Background: Privacy laws have recently created restrictions on how researchers can approach study participants.
Method: In a randomised trial of 152 patients, 50–74 years old, in a family practice, 60 were randomly selected to opt-out and 92 to opt-in methods. Patients were sent an introductory letter by their doctor in two phases, opt-out before and opt-in after introduction of the new Privacy Legislation in December 2001. Opt-out patients were contacted by researchers. Opt-in patients were contacted if patients responded by email, free telephone number or a reply-paid card.
Results: Opt-in recruited fewer patients (47%; 43/92) after invitation compared with opt-out (67%; 40/60); (−20%; [−4% to −36%]). No proportional difference in recruitment was found between opt-in and opt-out groups varied by age, sex or socioeconomic status. The opt-in group had significantly more people in active decision-making roles (+30%; [10% to 50%]; p = 0.003). Non-significant trends were observed towards opt-in being less likely to include people with lower education (−11.8%; [−30% to 6.4%]; p = 0.13) and people who were not screened (−19.1%; [−40.1% to 1.9%]; p = 0.08). Opt-in was more likely to recruit people with a family history of colorectal cancer (+12.7%; [−2.8%, 28.2%]; p = 0.12).
Conclusions: The number of participants required to be approached was markedly increased in opt-in recruitment. Existing participants (eg, screening attendees) with a vested interest such as increased risk, and those preferring an active role in health decision making and with less education were likely to be recruited in opt-in. Research costs and generalisability are affected by implementing privacy legislation.
- FOBT, faecal occult blood testing
- SES, socioeconomic status
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Over the past decade, privacy legislation relating to the use of health and personal information in research has been introduced in a number of countries.1–4 Such legislation aims at providing greater protection to people who may previously have had information accessed by insurance companies, direct marketing groups, researchers and others, without their consent.
Most of the new laws are designed to prevent disclosure of personal information to a third party without permission, on the grounds that personal information should be used only by the entity to which it is given and for the purpose given. The boundaries of the entity and purpose, however, are often unclear and clinical and public health researchers, as well as the general public, may be confused by the overlapping roles of research and clinical practice. In practice, guidelines have been developed to help clinicians and researchers implement the new laws their interpretation may be overly cautious to protect against litigation.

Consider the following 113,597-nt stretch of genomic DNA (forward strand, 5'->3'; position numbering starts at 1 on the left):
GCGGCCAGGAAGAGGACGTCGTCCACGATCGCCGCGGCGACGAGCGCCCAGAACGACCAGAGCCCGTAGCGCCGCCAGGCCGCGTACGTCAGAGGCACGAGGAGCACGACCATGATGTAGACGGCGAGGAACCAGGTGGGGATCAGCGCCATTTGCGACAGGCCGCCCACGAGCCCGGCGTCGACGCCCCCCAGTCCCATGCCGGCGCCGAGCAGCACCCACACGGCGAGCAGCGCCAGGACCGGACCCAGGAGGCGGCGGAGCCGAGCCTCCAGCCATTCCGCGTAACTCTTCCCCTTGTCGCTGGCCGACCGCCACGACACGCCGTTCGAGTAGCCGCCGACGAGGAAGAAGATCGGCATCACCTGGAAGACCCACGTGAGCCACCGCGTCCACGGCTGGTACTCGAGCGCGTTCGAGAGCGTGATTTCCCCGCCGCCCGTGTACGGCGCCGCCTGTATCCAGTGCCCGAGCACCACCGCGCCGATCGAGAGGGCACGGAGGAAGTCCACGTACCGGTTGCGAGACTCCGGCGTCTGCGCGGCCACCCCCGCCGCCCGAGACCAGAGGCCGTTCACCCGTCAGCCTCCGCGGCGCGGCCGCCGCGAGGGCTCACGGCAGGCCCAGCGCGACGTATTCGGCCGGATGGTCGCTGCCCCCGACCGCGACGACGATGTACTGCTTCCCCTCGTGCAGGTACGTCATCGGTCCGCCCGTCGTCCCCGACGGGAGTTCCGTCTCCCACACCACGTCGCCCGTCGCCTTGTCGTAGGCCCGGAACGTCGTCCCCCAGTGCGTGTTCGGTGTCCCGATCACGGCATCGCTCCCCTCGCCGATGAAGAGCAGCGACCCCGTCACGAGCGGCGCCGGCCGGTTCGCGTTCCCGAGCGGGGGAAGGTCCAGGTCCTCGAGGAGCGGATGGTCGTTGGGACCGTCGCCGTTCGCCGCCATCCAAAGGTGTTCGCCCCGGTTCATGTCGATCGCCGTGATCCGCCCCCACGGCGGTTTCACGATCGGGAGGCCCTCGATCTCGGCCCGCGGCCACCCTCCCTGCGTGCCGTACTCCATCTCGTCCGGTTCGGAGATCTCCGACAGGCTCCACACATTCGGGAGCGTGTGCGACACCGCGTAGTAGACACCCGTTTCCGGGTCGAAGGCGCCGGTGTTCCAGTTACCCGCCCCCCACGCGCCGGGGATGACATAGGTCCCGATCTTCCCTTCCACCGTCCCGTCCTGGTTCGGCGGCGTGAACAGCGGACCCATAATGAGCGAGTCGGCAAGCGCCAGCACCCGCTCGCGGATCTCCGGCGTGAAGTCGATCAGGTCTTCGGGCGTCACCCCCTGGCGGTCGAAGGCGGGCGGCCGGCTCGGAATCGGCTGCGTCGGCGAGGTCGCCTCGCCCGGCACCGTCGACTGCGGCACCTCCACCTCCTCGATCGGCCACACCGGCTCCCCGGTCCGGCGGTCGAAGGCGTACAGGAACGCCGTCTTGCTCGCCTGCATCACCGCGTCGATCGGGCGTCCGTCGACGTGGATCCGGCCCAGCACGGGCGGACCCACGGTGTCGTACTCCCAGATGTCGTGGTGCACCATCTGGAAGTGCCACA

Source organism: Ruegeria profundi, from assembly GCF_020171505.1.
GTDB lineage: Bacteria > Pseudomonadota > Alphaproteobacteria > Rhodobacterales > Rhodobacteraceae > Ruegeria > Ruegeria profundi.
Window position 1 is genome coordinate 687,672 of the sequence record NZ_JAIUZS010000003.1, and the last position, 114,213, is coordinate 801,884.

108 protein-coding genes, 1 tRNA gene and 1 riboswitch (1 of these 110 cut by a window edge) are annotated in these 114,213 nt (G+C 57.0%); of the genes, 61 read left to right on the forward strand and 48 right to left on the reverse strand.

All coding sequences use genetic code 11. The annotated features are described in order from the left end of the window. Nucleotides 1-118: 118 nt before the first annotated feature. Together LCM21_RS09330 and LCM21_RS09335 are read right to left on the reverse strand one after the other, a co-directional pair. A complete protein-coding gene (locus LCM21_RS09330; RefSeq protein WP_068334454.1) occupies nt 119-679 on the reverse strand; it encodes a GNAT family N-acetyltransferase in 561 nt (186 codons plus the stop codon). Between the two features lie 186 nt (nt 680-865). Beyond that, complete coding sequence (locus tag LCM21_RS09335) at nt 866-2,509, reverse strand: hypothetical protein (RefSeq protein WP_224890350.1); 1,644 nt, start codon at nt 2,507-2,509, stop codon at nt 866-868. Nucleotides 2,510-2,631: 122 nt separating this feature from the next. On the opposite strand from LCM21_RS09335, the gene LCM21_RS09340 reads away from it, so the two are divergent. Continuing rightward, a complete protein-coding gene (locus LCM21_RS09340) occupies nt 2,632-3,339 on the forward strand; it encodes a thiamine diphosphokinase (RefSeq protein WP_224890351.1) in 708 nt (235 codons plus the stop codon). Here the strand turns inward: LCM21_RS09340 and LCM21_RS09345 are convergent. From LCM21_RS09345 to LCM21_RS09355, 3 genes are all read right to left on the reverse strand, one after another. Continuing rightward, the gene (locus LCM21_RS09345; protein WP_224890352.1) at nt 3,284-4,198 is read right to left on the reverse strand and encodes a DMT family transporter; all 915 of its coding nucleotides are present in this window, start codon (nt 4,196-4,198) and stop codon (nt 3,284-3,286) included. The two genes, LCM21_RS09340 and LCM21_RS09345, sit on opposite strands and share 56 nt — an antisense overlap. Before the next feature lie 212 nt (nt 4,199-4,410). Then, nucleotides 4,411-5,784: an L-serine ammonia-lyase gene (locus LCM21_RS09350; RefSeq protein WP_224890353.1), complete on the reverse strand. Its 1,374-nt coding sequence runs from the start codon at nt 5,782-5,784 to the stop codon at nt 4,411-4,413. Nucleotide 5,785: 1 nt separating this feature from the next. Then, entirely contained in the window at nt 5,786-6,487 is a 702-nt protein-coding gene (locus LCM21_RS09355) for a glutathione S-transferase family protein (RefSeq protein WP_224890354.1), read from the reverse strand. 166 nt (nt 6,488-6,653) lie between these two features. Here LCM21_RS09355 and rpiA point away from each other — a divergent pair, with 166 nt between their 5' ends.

In the US, researchers are allowed to review personal health information to identify but not to contact potential research participants.5,6 Authorisation by the person is required and must specify the personal health information to be used or disclosed, to whom it is available and for what purpose, the right to revoke authorisation, view records, a disclosure of any compensation received by the covered person and a warning that once disclosed, the personal health information may not be protected.1 It has been argued that such requirements are unnecessarily onerous for patients, clinicians and researchers and that they will hinder the conduct of clinical research.1,5,7
In January 2003, the UK Medical Research Council updated their guidelines for the use of personal information in medical research2 after the introduction of the 1998 Data Protection Act and Human Rights Act. This guideline allows the possibility of disclosure of personal information without consent in some circumstances, including for research purposes. It is suggested that hospitals and practices develop procedures to make their patients aware in advance that their information may sometimes be used in research and that the benefits to society resulting from this disclosure outweigh the loss of confidentiality. But the disclosure of limited personal contact details for the purpose of contact by researchers, however, might be subject to legal challenge and many ethics committees are reluctant to approve such protocols. These guidelines and their corresponding legislation, similar to their US counterpart, have been accused of impeding epidemiological and clinical research.8,9
After the introduction of the new privacy legislation in December 2001, The National Health and Medical Research Council of Australia recommended that the person be made aware of the purpose for which information is being collected and that it should not be used for any other purpose without consent.3 Disclosure of limited health information is permitted for the public good such as to cancer and infectious disease registries. Australian researchers, however, are facing difficulties in obtaining ethical approval to contact representative community samples under these requirements and are calling for flexibility in legislation to facilitate research.10
One of the few documented examples of the potential impact of privacy legislation on research has come from Canadian researchers who observed that the 2001 Personal Information Protection and Electronic Documents Act4 may have contributed to selection biases in the Registry of the Canadian Stroke Network.11 They estimated that the written consent requirements imposed by the legislation cost approximately $C500 000 in the first 2 years and an under-representation of fatal stroke cases on the register.
Although some discussion has taken place on the impact of privacy legislation on public health research, particularly the integrity and accessibility of deidentified data, there has been only very limited evaluation of the impact of privacy laws on the characteristics of patients recruited to research under the imposed restrictions. Woolf et al12 showed in a cross-sectional survey that patients in an urban family practice centre who gave consent for medical record access to researchers were more likely to be old, of poorer health, male or African American. Ward et al13 report on low response rates, an excess of healthcare workers in their sample and the potential for selection bias in recruiting community-based controls within a case–control study under UK ethical restrictions.
Although such descriptive studies raise the possibility of an association between new privacy laws and recruitment outcomes, evidence from a randomised trial evidence is required to document a causal relationship between the two.